• Like Like x 1
  10. Sponsored Links
  11. Sam Gangee

    Sam Gangee

    Joined:
    24 Jan 2003
    Messages:
    1,875
    Thanks Received:
    284
    Location:
    Cheshire
    Country:
    United Kingdom
    Probably and the Maplin price will be brilliant if they ever get any in stock.

    Try http://www.satcure.co.uk/accs/WF100_cable.htm
    Available in 6 different colours, with or without loose plugs, or plugs fitted for you.
     
  12. Georgie73

    Georgie73

    Joined:
    8 Dec 2010
    Messages:
    380
    Thanks Received:
    5
    Country:
    United Kingdom
    Hi Lucid - I've clicked on the thank you button :)

    I've just come back down to the house and am gutted as my thoughts of having the PC station under the stairs isn't going to work. I will be at serious risk of knocking myself out when I stand up.

    I am definitely going to run Ethernet cables as you suggested - even if they are not all used for the time being.

    Can I ask, do I connect a 24 switch up to the router with one Ethernet cable? Also was is a patch panel used for?

    I will research properly about running the cables, if I can DIY, I would like to have a go. My husband retires in June so it makes sense to have a go ourselves. If it is too hard - then I will get in a specialist.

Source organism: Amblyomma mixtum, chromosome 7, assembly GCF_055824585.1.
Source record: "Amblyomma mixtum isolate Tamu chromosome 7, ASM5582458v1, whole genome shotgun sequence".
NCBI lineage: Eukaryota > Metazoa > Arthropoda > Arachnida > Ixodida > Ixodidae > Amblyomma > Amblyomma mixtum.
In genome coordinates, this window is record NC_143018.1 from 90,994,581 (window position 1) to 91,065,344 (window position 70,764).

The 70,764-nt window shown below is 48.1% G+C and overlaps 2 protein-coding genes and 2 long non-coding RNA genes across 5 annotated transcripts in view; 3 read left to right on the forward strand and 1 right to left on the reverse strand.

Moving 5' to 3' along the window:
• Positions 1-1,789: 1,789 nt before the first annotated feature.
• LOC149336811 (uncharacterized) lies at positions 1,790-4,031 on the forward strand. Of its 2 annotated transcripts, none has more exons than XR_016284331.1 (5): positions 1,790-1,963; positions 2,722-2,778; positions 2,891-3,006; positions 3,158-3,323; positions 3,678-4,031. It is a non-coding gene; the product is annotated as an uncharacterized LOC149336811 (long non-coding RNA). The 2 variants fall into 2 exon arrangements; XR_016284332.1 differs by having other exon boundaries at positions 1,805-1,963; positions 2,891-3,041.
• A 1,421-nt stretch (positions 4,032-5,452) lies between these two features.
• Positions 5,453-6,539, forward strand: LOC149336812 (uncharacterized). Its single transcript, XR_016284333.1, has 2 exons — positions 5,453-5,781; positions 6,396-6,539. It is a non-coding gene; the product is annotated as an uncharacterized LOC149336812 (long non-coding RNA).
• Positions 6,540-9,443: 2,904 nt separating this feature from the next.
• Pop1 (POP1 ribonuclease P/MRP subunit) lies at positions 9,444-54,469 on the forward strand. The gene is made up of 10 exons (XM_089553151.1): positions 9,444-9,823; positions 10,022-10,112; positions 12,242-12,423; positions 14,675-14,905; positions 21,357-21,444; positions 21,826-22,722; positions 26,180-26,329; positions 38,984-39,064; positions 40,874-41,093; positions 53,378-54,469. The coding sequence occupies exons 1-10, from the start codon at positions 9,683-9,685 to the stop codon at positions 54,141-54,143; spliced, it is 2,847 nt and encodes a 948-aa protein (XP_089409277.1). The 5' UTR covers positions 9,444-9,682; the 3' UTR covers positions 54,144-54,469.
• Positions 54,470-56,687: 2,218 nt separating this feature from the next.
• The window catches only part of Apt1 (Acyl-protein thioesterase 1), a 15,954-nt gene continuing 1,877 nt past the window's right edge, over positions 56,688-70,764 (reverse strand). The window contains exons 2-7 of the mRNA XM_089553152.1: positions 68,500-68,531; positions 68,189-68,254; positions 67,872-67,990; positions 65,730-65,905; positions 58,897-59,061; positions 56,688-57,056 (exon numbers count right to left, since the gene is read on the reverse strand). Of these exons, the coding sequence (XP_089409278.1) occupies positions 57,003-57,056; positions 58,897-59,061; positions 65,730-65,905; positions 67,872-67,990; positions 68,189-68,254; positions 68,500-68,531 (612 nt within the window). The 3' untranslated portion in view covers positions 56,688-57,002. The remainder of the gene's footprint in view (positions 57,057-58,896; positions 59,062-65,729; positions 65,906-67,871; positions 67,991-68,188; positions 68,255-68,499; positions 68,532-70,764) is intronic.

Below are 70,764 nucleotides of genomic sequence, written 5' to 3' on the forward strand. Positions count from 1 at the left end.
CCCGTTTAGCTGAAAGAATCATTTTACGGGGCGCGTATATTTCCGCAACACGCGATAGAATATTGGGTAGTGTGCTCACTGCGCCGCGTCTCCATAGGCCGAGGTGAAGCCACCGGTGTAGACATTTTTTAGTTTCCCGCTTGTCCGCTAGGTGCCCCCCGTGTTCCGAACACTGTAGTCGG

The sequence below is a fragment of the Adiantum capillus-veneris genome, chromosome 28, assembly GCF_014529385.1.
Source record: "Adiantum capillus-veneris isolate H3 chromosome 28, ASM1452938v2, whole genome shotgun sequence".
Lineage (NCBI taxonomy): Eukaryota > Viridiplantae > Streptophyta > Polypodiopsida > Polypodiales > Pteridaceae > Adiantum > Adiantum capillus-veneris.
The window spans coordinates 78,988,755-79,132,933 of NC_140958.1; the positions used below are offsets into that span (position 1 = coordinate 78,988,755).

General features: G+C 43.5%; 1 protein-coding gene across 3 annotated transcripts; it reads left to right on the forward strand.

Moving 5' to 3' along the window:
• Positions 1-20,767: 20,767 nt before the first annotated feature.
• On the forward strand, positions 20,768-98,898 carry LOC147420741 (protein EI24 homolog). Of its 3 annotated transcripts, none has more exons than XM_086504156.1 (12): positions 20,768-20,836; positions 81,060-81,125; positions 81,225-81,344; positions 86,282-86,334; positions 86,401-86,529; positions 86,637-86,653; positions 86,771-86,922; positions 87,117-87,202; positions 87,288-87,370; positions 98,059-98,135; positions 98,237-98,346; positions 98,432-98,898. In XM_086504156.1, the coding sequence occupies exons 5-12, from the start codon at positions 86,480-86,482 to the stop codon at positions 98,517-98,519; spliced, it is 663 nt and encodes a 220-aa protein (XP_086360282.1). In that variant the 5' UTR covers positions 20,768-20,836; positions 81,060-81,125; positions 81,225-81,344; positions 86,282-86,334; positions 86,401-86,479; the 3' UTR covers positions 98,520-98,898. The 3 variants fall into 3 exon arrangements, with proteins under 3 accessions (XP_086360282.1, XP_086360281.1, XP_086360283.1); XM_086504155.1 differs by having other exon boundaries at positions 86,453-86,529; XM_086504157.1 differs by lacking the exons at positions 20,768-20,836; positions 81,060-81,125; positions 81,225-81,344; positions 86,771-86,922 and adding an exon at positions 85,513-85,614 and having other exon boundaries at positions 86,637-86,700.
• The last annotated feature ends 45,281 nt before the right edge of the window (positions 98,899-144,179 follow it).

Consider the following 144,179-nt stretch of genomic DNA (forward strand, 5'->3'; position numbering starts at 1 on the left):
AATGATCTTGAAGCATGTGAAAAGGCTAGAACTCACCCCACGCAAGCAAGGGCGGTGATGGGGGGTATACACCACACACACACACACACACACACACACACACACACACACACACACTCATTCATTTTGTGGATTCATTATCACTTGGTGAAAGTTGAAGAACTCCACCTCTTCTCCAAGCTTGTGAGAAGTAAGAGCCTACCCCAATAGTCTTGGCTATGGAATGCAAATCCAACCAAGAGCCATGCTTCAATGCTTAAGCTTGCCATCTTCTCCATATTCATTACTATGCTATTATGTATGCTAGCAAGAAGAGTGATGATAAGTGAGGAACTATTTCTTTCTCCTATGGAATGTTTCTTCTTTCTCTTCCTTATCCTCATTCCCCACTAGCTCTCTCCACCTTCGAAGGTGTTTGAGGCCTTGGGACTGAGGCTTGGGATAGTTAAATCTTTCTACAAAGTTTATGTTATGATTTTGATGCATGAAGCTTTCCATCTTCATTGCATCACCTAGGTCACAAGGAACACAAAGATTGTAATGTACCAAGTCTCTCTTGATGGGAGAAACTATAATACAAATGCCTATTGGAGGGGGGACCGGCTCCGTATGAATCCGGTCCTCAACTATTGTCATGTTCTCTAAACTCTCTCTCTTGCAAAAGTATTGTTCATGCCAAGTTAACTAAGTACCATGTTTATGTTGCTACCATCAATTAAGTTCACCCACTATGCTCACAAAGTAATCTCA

Many thanks
    George
     
    • Thanks Thanks x 1
  13. Lucid

    Lucid

    Joined:
    10 Sep 2013
    Messages:
    1,786
    Thanks Received:
    1,033
    Location:
    Cheshire
    Country:
    United Kingdom
    Yes, one Ethernet cable from the 24 port switch to the router. The switch handles all the data moving about between computers, consoles, smart TVs etc within your home network. The router still provides access to the internet and the wireless side of networking as well as handling the assignment of IP addresses.

    The patch panel provides a convenient way to manage all the connections in the house. The wires coming back from all the network sockets get terminated at the back of the patch panel. There's no need to struggle fitting network plugs, the wires get punched down directly in to grips. The patch also has spaces where you can number or name (if you can write really really small :D ) the incoming connections. It's much easier to see the connections when they're grouped by room on the panel rather than trying to read tags on a bundle of cables as thick as a child's wrist plugged directly in to the switch. :)
     
    • Thanks Thanks x 1
  14. Georgie73

    Georgie73

    Joined:
    8 Dec 2010
    Messages:
    380
    Thanks Received:
    5
    Country:
    United Kingdom
    Thank you. I appreciate all the advice given.

    Many thanks